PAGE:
Evaluation of the Integrated Management of Childhood Illness Strategy Implementation in Bulawayo City, Zimbabwe, 2006
Methods: We used a cross-sectional study design. The study population comprised of sick children aged two months to five years, health care workers and caregivers .Data was collected using a structured observation checklist of the case management of sick children, exit interview with caregivers, and a structured inventory checklist for equipment, drugs, and supplies in the facility.
Results: Seventy-two children were observed during management. Seventeen (24%) were checked for three general danger signs, thus failure to drink or breastfeed, vomiting everything and convulsions, 31(43%) were correctly prescribed an oral antibiotic and 11% received the first dose of treatment at the health facility. Thirty-two percent of caretakers who received a prescription for an oral medication correctly reported on how to give the treatment. Drugs were below minimum stock levels in all nine facilities. Of the 94 nurses responsible for management of children only 19(20%) were trained in IMCI.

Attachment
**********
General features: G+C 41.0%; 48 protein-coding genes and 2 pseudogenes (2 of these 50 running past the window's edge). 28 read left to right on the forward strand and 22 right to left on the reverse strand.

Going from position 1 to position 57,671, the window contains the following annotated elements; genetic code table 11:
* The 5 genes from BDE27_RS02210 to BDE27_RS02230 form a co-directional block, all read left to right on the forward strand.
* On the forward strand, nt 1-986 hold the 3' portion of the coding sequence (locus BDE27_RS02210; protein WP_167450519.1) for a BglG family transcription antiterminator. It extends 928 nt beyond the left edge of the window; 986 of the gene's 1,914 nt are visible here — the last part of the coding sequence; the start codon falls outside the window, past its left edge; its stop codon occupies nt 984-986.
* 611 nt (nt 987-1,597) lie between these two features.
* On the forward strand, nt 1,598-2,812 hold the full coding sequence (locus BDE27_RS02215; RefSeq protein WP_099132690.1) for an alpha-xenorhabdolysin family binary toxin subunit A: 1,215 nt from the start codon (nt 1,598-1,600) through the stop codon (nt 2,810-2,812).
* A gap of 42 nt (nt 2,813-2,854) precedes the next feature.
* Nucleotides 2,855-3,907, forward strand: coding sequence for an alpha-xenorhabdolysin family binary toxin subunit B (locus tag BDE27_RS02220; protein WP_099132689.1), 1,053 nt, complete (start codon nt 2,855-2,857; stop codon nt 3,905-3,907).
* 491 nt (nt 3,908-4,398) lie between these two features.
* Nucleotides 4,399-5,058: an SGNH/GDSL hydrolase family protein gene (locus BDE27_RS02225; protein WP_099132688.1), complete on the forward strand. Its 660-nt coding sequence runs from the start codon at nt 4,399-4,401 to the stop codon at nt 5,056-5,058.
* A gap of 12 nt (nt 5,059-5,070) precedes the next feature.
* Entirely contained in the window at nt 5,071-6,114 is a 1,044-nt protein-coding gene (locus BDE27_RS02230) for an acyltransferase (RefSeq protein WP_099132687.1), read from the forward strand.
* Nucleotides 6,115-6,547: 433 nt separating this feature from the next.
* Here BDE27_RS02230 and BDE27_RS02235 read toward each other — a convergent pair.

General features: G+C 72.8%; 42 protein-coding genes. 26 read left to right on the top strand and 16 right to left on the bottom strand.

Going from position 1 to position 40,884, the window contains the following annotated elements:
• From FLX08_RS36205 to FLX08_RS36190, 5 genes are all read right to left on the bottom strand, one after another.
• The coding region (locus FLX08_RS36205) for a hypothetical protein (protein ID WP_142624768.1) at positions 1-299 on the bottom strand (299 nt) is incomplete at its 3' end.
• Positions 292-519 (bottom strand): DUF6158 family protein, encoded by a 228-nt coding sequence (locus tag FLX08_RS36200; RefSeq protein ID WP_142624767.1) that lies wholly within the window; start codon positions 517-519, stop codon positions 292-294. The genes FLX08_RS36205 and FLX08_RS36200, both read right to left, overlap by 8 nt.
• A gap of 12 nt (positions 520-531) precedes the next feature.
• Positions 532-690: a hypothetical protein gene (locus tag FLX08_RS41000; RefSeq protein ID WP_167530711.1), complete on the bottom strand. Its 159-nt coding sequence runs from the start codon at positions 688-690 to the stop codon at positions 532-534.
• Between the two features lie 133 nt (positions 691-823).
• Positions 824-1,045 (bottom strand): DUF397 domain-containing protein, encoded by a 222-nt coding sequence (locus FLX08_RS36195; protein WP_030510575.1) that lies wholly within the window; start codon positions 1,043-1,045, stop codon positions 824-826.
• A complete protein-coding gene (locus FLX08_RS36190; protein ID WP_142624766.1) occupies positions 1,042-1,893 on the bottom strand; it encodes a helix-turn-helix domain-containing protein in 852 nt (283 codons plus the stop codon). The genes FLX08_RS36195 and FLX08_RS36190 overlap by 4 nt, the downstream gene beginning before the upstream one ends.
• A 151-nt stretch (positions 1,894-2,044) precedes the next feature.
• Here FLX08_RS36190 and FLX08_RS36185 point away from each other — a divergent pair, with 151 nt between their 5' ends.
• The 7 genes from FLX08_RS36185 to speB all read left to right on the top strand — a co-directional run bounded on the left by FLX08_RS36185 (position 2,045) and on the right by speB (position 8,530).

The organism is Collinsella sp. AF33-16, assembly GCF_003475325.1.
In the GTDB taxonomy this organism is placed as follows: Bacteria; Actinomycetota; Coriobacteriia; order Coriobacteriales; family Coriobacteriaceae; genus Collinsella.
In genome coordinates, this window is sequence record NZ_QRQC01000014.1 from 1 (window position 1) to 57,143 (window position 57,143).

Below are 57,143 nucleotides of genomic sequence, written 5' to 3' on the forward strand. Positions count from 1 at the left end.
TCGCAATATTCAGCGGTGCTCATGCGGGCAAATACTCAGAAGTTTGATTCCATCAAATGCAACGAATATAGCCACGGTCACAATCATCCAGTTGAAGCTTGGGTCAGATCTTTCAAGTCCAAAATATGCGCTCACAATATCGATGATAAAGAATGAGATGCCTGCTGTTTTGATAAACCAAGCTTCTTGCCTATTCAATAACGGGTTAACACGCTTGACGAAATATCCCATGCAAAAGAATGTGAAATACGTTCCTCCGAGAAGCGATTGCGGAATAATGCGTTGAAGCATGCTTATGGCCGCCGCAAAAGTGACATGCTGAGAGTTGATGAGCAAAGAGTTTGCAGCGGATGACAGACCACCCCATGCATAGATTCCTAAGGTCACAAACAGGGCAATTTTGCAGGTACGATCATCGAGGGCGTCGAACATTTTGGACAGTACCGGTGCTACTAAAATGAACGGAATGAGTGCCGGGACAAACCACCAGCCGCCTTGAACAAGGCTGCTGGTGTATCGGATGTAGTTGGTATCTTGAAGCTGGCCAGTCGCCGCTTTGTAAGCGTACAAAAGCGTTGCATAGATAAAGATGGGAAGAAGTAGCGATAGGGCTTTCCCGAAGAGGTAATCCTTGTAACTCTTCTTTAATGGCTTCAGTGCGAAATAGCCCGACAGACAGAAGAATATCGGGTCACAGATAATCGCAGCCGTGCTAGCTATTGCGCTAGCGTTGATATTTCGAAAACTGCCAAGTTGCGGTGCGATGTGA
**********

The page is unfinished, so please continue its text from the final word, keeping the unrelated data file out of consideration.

Conclusion: In Bulawayo, IMCI implementation failed to meet the standard IMCI protocol requirements. Of note was that IMCI trained health workers are dispersed throughout the facilities and hence have little synergistic effect to impact on how sick children are managed.
Notion Tafara Gombe, University of Zimbabwe
Biggie Mabaera, University of Zimbabwe
Bornapate Mathew Nkomo, Bulawayo City Council
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Date published: 2010-03-31
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